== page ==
Organizing with Kids – Entry, Mudroom, Papers

Organizing with Kids – Entry, Mudroom, Papers

Entryshoeorganizer
My kids usually come through our side door and take their shoes off. When reading The House That Cleans Itself, I was inspired to find a real life solution for dealing with the kids’ shoes. I had tried a narrow shoe organizer in this space (it’s a very small area) and it didn’t work. The shoes weren’t put away and the organizer took up too much precious space. This inexpensive solution of hanging a shoe organizer on the wall, while not working completely (the kids don’t put their shoes in it when they walk in), does make picking up shoes a very quick affair without sacrificing space. I installed the key hanging/cork board long ago and it helps keep the keys in one place. Unless my husband takes my keys and leaves them on the curio. Or in his jacket. Or his pants. Or if I forget and leave them clipped to my purse. Anyway, you get the idea.

My Simplify101 class inspired me to consider what to do with kids’ papers. While I don’t have nearly the paperwork that families with kids in traditional schools have, I do have papers. In fact, I was ready to tear my hair out when my second son kept complaining that I hadn’t given him his memory verses from church. I HAD given them to him, twice in fact, but he kept misplacing them. The problem is that while each child has a school box for books in the basement, they don’t have a good place for papers. Furthermore, I had no place to put important papers that needed to go out the door with family members. I would often leave registration forms for my husband to take with him on the kitchen counter, hoping they wouldn’t be moved in the meantime. Invariably I would get a phone call, “Where is the ____ form?”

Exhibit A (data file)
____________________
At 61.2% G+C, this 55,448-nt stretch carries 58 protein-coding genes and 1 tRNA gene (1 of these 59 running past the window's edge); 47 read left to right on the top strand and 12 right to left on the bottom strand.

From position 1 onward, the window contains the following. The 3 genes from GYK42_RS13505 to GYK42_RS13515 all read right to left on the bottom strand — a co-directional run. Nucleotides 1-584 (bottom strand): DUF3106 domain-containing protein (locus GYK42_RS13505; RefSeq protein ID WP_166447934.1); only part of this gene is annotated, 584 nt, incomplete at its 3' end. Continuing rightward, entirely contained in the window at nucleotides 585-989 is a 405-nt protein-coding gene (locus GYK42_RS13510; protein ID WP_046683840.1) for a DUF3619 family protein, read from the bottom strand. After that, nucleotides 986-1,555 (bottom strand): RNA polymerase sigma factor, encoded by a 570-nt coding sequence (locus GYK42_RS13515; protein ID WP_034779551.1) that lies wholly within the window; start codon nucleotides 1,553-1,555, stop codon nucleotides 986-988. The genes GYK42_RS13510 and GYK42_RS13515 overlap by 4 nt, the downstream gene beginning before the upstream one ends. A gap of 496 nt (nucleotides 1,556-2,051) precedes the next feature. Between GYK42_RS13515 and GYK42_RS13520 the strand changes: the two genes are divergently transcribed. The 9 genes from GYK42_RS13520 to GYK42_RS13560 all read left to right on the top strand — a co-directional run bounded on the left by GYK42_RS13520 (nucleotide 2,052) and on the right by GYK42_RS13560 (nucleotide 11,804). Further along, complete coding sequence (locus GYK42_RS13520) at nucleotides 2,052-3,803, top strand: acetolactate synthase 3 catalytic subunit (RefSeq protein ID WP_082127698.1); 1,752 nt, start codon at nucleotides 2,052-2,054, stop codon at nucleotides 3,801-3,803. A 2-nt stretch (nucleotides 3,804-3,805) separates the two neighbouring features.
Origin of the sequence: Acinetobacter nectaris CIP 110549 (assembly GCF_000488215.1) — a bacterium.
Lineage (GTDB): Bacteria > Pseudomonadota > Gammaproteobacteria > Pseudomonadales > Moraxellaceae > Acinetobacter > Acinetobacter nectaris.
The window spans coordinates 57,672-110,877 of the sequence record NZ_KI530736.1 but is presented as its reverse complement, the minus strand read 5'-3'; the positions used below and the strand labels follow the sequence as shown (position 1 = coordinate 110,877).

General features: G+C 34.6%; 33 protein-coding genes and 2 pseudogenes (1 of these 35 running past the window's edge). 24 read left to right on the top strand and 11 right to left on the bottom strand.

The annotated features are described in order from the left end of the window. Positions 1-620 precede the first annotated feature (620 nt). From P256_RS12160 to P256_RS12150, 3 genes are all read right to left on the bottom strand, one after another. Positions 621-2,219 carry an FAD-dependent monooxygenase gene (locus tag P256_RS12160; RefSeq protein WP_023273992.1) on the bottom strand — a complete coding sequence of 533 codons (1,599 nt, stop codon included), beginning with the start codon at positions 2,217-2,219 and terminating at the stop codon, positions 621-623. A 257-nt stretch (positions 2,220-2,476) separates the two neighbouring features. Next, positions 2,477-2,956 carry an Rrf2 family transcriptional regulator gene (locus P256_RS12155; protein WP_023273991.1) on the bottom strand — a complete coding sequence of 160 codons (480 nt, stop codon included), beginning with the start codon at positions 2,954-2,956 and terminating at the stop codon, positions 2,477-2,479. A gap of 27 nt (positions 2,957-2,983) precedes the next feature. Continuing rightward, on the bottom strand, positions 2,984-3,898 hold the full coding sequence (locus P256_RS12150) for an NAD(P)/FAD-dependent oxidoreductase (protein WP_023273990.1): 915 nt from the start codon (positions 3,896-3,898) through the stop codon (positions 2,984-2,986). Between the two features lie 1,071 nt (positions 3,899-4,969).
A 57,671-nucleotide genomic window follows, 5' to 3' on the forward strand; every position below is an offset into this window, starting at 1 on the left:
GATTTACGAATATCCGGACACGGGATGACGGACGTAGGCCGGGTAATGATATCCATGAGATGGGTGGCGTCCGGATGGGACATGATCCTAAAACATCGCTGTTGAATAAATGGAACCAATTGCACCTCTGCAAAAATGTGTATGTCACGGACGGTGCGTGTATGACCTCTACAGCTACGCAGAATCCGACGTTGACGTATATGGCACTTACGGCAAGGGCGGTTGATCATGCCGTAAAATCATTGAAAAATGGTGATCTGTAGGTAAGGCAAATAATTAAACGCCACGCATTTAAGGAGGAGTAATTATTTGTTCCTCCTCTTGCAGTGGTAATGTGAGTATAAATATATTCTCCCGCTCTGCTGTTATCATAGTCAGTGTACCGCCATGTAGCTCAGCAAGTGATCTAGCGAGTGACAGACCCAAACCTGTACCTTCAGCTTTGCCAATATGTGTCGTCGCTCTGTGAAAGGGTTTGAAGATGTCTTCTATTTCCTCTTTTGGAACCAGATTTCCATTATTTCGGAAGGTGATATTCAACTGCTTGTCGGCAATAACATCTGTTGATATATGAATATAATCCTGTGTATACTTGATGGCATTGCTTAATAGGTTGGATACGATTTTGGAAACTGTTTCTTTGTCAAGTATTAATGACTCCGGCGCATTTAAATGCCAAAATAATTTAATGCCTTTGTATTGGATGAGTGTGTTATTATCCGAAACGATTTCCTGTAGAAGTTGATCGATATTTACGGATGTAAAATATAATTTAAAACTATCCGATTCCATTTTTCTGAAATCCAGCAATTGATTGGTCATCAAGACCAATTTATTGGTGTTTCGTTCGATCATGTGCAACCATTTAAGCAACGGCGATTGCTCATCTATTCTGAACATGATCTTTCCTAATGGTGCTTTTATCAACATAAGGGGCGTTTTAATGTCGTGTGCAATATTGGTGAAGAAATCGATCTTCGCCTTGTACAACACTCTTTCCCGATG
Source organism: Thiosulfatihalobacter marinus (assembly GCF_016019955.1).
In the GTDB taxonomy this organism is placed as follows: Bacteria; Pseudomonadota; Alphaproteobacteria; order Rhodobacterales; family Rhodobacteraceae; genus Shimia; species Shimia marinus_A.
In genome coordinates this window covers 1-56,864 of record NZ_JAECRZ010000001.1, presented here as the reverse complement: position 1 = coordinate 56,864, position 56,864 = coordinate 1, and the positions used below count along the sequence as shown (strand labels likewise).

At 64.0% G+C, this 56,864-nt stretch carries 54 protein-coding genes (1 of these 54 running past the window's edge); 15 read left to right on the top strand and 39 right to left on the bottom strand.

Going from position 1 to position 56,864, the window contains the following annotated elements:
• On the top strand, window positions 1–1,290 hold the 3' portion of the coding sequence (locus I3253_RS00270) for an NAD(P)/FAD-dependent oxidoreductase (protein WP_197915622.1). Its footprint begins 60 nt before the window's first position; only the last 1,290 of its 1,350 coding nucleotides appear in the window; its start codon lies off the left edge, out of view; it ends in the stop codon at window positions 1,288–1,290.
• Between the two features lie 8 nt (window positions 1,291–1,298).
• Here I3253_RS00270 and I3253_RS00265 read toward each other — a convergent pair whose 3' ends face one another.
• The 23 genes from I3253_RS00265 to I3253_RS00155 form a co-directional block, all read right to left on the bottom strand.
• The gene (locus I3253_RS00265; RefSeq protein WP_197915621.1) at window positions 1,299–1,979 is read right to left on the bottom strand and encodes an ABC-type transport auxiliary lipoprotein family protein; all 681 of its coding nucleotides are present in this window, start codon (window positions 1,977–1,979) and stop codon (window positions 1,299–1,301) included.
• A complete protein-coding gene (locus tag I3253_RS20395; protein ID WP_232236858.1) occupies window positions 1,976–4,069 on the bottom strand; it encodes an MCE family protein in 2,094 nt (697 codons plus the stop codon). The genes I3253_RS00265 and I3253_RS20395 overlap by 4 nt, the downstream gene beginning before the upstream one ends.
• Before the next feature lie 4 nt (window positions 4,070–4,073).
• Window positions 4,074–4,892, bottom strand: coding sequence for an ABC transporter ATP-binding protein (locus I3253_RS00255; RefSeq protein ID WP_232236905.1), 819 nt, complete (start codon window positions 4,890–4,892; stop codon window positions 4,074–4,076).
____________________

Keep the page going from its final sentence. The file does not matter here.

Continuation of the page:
Kidsentrypaperorganizer
I know. The wallpaper desperately needs updating, but that’s a project for another day. The solution to my problem was to buy a magazine rack from Amazon. I got out my trusty label maker and made a slot for everyone, including a combined one for mom and dad. While I am not so foolish as to think anyone will put important papers in their slot on the way in, I do think it can remind them to take them on the way out. Right now, the kids’ reading club records for church are in their slots and my son’s registration forms for an upcoming mission trip are there, too. When I find these important papers, I know right where to put them and if I’m gone, I am betting the kids will figure out where to look. These magazine racks come in all different sizes and configurations. Would one of them work for you?

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